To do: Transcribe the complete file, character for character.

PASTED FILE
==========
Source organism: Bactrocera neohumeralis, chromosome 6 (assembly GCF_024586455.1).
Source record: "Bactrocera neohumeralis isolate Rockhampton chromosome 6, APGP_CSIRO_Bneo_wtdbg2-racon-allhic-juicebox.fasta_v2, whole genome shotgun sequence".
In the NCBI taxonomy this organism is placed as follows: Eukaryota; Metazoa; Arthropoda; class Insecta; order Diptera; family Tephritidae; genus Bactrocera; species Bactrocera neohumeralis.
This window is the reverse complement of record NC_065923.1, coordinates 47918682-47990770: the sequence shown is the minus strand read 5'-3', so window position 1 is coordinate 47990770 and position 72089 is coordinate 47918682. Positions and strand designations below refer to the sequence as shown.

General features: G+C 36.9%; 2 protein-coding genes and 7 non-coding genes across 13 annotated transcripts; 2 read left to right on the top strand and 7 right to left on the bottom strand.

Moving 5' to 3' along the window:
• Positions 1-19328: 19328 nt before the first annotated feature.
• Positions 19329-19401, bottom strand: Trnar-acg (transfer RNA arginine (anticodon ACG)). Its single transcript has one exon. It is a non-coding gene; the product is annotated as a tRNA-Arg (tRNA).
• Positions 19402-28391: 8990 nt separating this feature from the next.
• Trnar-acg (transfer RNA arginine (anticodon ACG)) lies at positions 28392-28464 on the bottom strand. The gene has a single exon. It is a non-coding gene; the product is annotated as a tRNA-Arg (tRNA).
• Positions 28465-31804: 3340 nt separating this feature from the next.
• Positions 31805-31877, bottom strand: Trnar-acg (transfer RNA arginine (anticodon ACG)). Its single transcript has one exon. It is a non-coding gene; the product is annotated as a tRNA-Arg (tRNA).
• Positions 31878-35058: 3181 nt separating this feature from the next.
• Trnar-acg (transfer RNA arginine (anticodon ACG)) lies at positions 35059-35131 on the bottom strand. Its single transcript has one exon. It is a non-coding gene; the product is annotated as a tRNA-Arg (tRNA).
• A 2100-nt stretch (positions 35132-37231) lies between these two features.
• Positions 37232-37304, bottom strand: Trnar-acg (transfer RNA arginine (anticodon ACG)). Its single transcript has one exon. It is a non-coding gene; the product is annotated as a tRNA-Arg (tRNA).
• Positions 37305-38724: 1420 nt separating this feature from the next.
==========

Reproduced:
Source organism: Bactrocera neohumeralis, chromosome 6 (assembly GCF_024586455.1).
Source record: "Bactrocera neohumeralis isolate Rockhampton chromosome 6, APGP_CSIRO_Bneo_wtdbg2-racon-allhic-juicebox.fasta_v2, whole genome shotgun sequence".
In the NCBI taxonomy this organism is placed as follows: Eukaryota; Metazoa; Arthropoda; class Insecta; order Diptera; family Tephritidae; genus Bactrocera; species Bactrocera neohumeralis.
This window is the reverse complement of record NC_065923.1, coordinates 47918682-47990770: the sequence shown is the minus strand read 5'-3', so window position 1 is coordinate 47990770 and position 72089 is coordinate 47918682. Positions and strand designations below refer to the sequence as shown.

General features: G+C 36.9%; 2 protein-coding genes and 7 non-coding genes across 13 annotated transcripts; 2 read left to right on the top strand and 7 right to left on the bottom strand.

Moving 5' to 3' along the window:
• Positions 1-19328: 19328 nt before the first annotated feature.
• Positions 19329-19401, bottom strand: Trnar-acg (transfer RNA arginine (anticodon ACG)). Its single transcript has one exon. It is a non-coding gene; the product is annotated as a tRNA-Arg (tRNA).
• Positions 19402-28391: 8990 nt separating this feature from the next.
• Trnar-acg (transfer RNA arginine (anticodon ACG)) lies at positions 28392-28464 on the bottom strand. The gene has a single exon. It is a non-coding gene; the product is annotated as a tRNA-Arg (tRNA).
• Positions 28465-31804: 3340 nt separating this feature from the next.
• Positions 31805-31877, bottom strand: Trnar-acg (transfer RNA arginine (anticodon ACG)). Its single transcript has one exon. It is a non-coding gene; the product is annotated as a tRNA-Arg (tRNA).
• Positions 31878-35058: 3181 nt separating this feature from the next.
• Trnar-acg (transfer RNA arginine (anticodon ACG)) lies at positions 35059-35131 on the bottom strand. Its single transcript has one exon. It is a non-coding gene; the product is annotated as a tRNA-Arg (tRNA).
• A 2100-nt stretch (positions 35132-37231) lies between these two features.
• Positions 37232-37304, bottom strand: Trnar-acg (transfer RNA arginine (anticodon ACG)). Its single transcript has one exon. It is a non-coding gene; the product is annotated as a tRNA-Arg (tRNA).
• Positions 37305-38724: 1420 nt separating this feature from the next.